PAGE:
Sixty-nine percent of the workforce now expects a digital employee experience — they want technology to make their professional lives better. HR leaders, in turn, say tech may help resolve their most urgent “human capital challenges”: attracting talent, ensuring inclusion, and enhancing the overall employee experience.
Unfortunately, 60% of People Operations teams have no digital plan in place; they risk falling behind and fast. When you improve the digital workplace experience, you give your people a customized, convenient way to interact with the organization. Doing so will improve employee engagement, job satisfaction, and workplace culture.
Below are four research-backed actions you can take to improve the digital employee experience.
1. Add technology to your hiring process
Implement technology in your hiring process to build a more transparent and flexible recruitment experience for potential employees and to improve the overall candidate experience.
A. Use social media to give applicants a view into what it’s like working at your company.
Use technology to improve your employees’ experience before they’re even employees. Beam, for example, uses Instagram to give candidates visibility into their work environment. Senior talent manager Florence Odumosu said, “Applicants get an idea of what an average day of working remotely at Beam entails, while it allows us to attract people from different walks of life, who may not have otherwise thought about joining our business.”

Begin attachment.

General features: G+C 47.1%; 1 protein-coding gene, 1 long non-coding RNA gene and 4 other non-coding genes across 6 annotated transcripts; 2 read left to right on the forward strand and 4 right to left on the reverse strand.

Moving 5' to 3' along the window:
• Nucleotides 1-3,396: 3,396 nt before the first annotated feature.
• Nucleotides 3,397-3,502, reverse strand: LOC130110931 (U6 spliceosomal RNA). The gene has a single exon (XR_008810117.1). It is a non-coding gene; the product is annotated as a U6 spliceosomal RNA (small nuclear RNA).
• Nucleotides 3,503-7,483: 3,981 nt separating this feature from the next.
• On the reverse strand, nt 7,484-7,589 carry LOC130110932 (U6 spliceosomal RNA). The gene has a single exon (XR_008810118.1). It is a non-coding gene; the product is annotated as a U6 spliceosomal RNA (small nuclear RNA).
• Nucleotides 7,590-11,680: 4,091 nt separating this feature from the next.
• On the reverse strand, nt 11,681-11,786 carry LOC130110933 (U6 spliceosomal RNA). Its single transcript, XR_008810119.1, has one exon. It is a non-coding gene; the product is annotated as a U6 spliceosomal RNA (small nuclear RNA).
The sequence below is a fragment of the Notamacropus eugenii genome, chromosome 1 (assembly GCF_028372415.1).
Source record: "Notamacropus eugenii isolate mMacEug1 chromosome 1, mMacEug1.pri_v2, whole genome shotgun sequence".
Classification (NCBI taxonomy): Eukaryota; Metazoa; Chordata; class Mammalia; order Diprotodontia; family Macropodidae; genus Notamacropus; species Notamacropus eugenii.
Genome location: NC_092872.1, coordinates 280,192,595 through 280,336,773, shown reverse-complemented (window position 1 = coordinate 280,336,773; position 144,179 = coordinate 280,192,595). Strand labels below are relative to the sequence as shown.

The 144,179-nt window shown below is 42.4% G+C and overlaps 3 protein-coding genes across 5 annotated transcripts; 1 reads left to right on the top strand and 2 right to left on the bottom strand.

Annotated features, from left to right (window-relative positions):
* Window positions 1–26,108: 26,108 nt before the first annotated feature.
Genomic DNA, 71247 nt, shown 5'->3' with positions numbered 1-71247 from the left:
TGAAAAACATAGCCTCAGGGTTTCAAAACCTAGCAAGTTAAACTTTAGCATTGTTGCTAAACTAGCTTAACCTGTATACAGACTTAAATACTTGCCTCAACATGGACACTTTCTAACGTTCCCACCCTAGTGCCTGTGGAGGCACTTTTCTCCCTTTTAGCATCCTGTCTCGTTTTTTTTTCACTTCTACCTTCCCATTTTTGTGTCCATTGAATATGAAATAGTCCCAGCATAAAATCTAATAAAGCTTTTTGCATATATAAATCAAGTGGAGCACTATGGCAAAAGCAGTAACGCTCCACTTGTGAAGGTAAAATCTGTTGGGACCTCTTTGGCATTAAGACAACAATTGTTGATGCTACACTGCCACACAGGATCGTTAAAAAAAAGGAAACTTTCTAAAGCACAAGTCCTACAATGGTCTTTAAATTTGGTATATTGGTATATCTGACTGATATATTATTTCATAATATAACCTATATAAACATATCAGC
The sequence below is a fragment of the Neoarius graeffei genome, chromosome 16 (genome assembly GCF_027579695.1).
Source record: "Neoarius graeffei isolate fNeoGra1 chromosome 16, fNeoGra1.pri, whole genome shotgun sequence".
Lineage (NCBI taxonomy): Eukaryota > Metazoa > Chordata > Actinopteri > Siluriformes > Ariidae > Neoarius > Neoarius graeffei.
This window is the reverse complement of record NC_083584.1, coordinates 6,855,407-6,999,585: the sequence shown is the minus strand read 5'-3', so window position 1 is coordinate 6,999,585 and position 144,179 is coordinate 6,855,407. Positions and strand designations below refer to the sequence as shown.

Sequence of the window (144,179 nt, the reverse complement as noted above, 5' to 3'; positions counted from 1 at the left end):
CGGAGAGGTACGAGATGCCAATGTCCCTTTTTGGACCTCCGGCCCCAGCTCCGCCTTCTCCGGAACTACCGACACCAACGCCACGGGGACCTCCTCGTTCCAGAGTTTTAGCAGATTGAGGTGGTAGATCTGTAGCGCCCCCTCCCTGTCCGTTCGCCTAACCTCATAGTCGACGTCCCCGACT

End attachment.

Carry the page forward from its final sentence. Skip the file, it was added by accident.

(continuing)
B. Conduct interviews virtually for speed, convenience, and flexibility.
For the past year, virtual interviews—interviews conducted by phone or video—weren’t just a popular option for PeopleOps teams; they were the only option. 86% of HR leaders switched to virtual interviews during the pandemic, according to a Gartner human resources survey. A 2020 survey by Yello found that more than 40% of recruiters were spending two weeks or more on the interview process. And two-thirds of that time was eaten up by interview scheduling. Virtual interviews make it easier to find a time that’s convenient for the hiring manager and candidate.
One tool that we recommend using while conducting remote interviews is BrightHire. BrightHire’s interview intelligence platform helps teams hire faster, ensure interview quality, and reduce bias. It automatically records and transcribes interviews, so interviewers can focus on running a great interview rather than trying to take rapid notes or rely on fuzzy memories. Recorded interviews can be replayed, shared, and analyzed, so hiring managers can get more signal out of fewer interviews.
C. Establish a virtual portal to give applicants insight into their hiring process.